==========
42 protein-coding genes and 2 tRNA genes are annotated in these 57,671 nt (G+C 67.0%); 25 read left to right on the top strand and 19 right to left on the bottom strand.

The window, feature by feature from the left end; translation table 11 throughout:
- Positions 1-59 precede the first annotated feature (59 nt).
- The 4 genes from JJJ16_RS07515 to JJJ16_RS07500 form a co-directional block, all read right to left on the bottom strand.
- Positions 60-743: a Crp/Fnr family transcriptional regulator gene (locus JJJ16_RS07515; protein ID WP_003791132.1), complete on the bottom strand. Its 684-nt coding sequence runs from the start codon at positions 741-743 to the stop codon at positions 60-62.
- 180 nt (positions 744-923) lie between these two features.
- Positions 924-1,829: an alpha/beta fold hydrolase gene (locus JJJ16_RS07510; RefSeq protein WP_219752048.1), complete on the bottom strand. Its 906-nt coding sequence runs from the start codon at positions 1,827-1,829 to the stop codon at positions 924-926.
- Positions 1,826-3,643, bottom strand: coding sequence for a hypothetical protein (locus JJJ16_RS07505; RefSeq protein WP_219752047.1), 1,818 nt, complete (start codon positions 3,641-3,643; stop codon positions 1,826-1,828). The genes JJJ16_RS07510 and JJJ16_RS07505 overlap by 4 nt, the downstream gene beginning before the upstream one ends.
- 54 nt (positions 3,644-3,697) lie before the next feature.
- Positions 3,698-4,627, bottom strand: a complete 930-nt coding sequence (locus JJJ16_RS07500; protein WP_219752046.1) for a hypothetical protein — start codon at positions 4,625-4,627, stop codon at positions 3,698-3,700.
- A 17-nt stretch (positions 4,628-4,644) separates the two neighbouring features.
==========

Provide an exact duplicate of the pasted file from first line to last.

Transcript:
42 protein-coding genes and 2 tRNA genes are annotated in these 57,671 nt (G+C 67.0%); 25 read left to right on the top strand and 19 right to left on the bottom strand.

The window, feature by feature from the left end; translation table 11 throughout:
- Positions 1-59 precede the first annotated feature (59 nt).
- The 4 genes from JJJ16_RS07515 to JJJ16_RS07500 form a co-directional block, all read right to left on the bottom strand.
- Positions 60-743: a Crp/Fnr family transcriptional regulator gene (locus JJJ16_RS07515; protein ID WP_003791132.1), complete on the bottom strand. Its 684-nt coding sequence runs from the start codon at positions 741-743 to the stop codon at positions 60-62.
- 180 nt (positions 744-923) lie between these two features.
- Positions 924-1,829: an alpha/beta fold hydrolase gene (locus JJJ16_RS07510; RefSeq protein WP_219752048.1), complete on the bottom strand. Its 906-nt coding sequence runs from the start codon at positions 1,827-1,829 to the stop codon at positions 924-926.
- Positions 1,826-3,643, bottom strand: coding sequence for a hypothetical protein (locus JJJ16_RS07505; RefSeq protein WP_219752047.1), 1,818 nt, complete (start codon positions 3,641-3,643; stop codon positions 1,826-1,828). The genes JJJ16_RS07510 and JJJ16_RS07505 overlap by 4 nt, the downstream gene beginning before the upstream one ends.
- 54 nt (positions 3,644-3,697) lie before the next feature.
- Positions 3,698-4,627, bottom strand: a complete 930-nt coding sequence (locus JJJ16_RS07500; protein WP_219752046.1) for a hypothetical protein — start codon at positions 4,625-4,627, stop codon at positions 3,698-3,700.
- A 17-nt stretch (positions 4,628-4,644) separates the two neighbouring features.